# formal languages: what does R-trivial mean?

What is an R-trivial language? What is an R-trivial monoid?

Context: Formal languages. Afaik, R-trivial languages is a subset of the starfree languages.

I mostly have background in formal languages and automata theory but not so much with the syntactic monoid characterization. So it would be nice to give a basic definition with maybe a small example of such a language.

(In order to support multiple QA-sites because I don't want to have any QA-site stay behind and to have that question also represented there, I have also posted this question on these other sites: stackoverflow.com, cstheory.stackexchange.com, mathoverflow.net. In general I am against cross-posting but in this case, as they all have the same goal to be a complete reference of questions in the specific area, having the question cross posted is the best thing you can do.)

• Also asked elsewhere: cstheory.stackexchange.com/questions/3503/… and mathoverflow.net/questions/48181/… – rgrig Dec 3 '10 at 17:29
• The question was answered on SO. – Qiaochu Yuan Dec 3 '10 at 20:37
• Curious: Why the downvotes? – Albert Dec 4 '10 at 16:58
• Why the cross-posting? – Robin Chapman Dec 4 '10 at 18:05
• @Robin: To help people find the question & answer. Is that bad? And still, even if that is bad, why is the question bad then? – Albert Dec 4 '10 at 18:09

## 1 Answer

The best answer has been given here by Michael Blondin:

A semigroup $S$ is $R\text{-trivial}$ iff $a \: R \: b \Rightarrow a = b$ for all $a, b \in S$ where $R$ is Green's relation $a \: R \: b \Leftrightarrow aS^1 = bS^1$. The set of $R\text{-trivial}$ monoids forms a variety which can be ultimately defined by the equations $(xy)^n x = (xy)^n$.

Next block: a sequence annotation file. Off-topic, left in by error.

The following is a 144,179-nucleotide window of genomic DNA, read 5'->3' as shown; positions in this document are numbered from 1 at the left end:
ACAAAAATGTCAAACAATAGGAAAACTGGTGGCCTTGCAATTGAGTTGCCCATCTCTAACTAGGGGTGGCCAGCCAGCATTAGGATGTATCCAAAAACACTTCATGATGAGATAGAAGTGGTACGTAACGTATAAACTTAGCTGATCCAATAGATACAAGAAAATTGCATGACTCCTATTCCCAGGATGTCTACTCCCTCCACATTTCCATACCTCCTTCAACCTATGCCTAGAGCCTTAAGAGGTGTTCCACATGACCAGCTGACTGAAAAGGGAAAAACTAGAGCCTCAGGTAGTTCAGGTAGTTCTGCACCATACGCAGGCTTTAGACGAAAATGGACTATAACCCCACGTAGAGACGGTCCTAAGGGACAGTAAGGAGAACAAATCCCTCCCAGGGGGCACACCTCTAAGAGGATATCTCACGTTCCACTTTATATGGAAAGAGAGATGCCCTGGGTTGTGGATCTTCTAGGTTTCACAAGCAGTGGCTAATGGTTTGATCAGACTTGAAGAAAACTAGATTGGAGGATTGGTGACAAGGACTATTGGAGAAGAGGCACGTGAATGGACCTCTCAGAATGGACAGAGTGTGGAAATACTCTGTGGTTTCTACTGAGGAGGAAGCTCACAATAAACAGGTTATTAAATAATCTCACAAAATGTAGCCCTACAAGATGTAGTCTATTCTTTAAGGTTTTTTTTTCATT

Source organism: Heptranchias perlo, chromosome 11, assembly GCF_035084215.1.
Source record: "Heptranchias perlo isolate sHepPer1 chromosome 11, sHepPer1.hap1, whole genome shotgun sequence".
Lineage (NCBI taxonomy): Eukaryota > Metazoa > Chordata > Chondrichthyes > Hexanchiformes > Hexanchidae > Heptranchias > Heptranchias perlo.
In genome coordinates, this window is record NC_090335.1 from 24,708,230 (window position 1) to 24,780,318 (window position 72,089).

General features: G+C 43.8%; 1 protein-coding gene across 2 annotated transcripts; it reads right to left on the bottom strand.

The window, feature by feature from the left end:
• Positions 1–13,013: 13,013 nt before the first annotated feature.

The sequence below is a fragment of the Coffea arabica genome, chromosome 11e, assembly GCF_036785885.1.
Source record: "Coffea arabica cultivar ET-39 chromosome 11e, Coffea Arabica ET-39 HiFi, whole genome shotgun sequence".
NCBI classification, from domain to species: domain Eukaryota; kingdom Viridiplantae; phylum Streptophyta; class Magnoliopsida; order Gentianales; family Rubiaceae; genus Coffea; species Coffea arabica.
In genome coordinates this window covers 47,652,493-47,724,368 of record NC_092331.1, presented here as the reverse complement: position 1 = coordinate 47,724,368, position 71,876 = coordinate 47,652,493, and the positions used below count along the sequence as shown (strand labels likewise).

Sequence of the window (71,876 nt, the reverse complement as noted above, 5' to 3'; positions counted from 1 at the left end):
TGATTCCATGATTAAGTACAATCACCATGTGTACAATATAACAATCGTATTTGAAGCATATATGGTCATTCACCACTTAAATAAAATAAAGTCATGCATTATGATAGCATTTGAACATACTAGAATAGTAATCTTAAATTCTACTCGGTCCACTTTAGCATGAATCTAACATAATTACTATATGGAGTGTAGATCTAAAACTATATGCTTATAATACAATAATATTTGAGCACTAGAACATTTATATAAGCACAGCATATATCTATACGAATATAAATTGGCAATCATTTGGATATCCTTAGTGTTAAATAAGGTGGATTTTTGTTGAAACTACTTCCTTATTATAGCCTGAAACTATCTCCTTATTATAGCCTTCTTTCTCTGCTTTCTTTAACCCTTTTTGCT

A language is $R\text{-trivial}$ if its syntactic monoid is $R\text{-trivial}$. This variety of languages is alternatively defined as the set of all languages that can be written as a disjoint union of languages of the form $A_0^* a_1 A_1^* a_2 \ldots a_n A_n^*$ where $n \geq 0$, $a_1, \ldots, a_n \in A$, $A_i \subseteq A \setminus \{a_{i+1}\}$ for $0 \leq i \leq n-1$. Another definition given in [Pin], which I'm not familiar with, uses the so-called automates extensifs ("extensive automata"). You can find more results about those languages in [Pin]. There is an English version of this book, I've never read it but I'm pretty sure that you can find the same content.

For the sake of completeness, here is an example of a $R\text{-trivial}$ language: $\{b\}^* a \{a,c\}^* b \{a\}^* b \{a,b,c\}^* \cup \{d\}^* \cup abcd$. You can build other examples with the previous definitions. Note that all of the properties of varieties of languages hold for $R\text{-trivial}$ languages, therefore they are closed under union, intersection and complementation. It should help to build more complicated languages.

• This is a copy of Blondin's answer from cstheory. How good of you to post it here for the benefit of users who are unable to follow web links. – Robin Chapman Dec 4 '10 at 19:14
• @Robin: Haven't you read my first sentence? Again, I quite fail to understand why it is bad to have that copied here. – Albert Dec 5 '10 at 0:38